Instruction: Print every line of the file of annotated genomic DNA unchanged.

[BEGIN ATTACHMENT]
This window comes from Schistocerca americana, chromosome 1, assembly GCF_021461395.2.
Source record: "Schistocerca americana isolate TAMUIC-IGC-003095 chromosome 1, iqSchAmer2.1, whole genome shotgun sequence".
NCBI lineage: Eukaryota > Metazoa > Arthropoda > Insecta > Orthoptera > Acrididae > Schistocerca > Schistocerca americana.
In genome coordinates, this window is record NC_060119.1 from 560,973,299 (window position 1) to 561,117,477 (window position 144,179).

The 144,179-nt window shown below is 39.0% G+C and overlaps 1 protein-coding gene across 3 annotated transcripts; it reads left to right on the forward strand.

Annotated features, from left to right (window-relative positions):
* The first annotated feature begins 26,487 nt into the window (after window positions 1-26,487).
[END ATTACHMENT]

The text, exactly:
This window comes from Schistocerca americana, chromosome 1, assembly GCF_021461395.2.
Source record: "Schistocerca americana isolate TAMUIC-IGC-003095 chromosome 1, iqSchAmer2.1, whole genome shotgun sequence".
NCBI lineage: Eukaryota > Metazoa > Arthropoda > Insecta > Orthoptera > Acrididae > Schistocerca > Schistocerca americana.
In genome coordinates, this window is record NC_060119.1 from 560,973,299 (window position 1) to 561,117,477 (window position 144,179).

The 144,179-nt window shown below is 39.0% G+C and overlaps 1 protein-coding gene across 3 annotated transcripts; it reads left to right on the forward strand.

Annotated features, from left to right (window-relative positions):
* The first annotated feature begins 26,487 nt into the window (after window positions 1-26,487).